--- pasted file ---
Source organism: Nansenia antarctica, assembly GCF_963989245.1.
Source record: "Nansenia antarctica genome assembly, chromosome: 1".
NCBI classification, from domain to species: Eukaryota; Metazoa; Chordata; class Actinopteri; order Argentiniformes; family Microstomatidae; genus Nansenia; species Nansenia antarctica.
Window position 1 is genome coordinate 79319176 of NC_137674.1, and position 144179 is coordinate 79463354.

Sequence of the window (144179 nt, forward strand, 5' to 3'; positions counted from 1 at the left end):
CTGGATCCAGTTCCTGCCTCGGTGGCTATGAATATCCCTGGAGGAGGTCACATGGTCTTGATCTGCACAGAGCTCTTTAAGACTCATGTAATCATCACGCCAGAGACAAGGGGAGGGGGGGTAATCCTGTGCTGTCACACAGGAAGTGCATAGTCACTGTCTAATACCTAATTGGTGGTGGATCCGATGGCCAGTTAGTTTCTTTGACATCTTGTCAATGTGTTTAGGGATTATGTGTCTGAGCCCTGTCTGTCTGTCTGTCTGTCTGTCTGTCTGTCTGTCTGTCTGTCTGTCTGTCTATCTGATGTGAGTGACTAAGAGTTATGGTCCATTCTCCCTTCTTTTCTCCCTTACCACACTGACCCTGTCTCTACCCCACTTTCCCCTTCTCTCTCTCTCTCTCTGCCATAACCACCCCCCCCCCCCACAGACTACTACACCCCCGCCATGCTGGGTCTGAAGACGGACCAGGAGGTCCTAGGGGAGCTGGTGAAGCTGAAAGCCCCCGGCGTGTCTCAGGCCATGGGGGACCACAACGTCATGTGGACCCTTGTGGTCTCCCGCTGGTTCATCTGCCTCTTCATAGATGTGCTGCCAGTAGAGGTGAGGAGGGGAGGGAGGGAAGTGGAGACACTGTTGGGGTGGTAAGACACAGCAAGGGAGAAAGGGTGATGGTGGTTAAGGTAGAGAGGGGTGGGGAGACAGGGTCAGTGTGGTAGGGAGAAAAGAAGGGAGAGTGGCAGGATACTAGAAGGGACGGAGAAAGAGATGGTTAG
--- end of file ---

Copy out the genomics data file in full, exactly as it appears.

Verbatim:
Source organism: Nansenia antarctica, assembly GCF_963989245.1.
Source record: "Nansenia antarctica genome assembly, chromosome: 1".
NCBI classification, from domain to species: Eukaryota; Metazoa; Chordata; class Actinopteri; order Argentiniformes; family Microstomatidae; genus Nansenia; species Nansenia antarctica.
Window position 1 is genome coordinate 79319176 of NC_137674.1, and position 144179 is coordinate 79463354.

Sequence of the window (144179 nt, forward strand, 5' to 3'; positions counted from 1 at the left end):
CTGGATCCAGTTCCTGCCTCGGTGGCTATGAATATCCCTGGAGGAGGTCACATGGTCTTGATCTGCACAGAGCTCTTTAAGACTCATGTAATCATCACGCCAGAGACAAGGGGAGGGGGGGTAATCCTGTGCTGTCACACAGGAAGTGCATAGTCACTGTCTAATACCTAATTGGTGGTGGATCCGATGGCCAGTTAGTTTCTTTGACATCTTGTCAATGTGTTTAGGGATTATGTGTCTGAGCCCTGTCTGTCTGTCTGTCTGTCTGTCTGTCTGTCTGTCTGTCTGTCTGTCTGTCTATCTGATGTGAGTGACTAAGAGTTATGGTCCATTCTCCCTTCTTTTCTCCCTTACCACACTGACCCTGTCTCTACCCCACTTTCCCCTTCTCTCTCTCTCTCTCTGCCATAACCACCCCCCCCCCCCACAGACTACTACACCCCCGCCATGCTGGGTCTGAAGACGGACCAGGAGGTCCTAGGGGAGCTGGTGAAGCTGAAAGCCCCCGGCGTGTCTCAGGCCATGGGGGACCACAACGTCATGTGGACCCTTGTGGTCTCCCGCTGGTTCATCTGCCTCTTCATAGATGTGCTGCCAGTAGAGGTGAGGAGGGGAGGGAGGGAAGTGGAGACACTGTTGGGGTGGTAAGACACAGCAAGGGAGAAAGGGTGATGGTGGTTAAGGTAGAGAGGGGTGGGGAGACAGGGTCAGTGTGGTAGGGAGAAAAGAAGGGAGAGTGGCAGGATACTAGAAGGGACGGAGAAAGAGATGGTTAG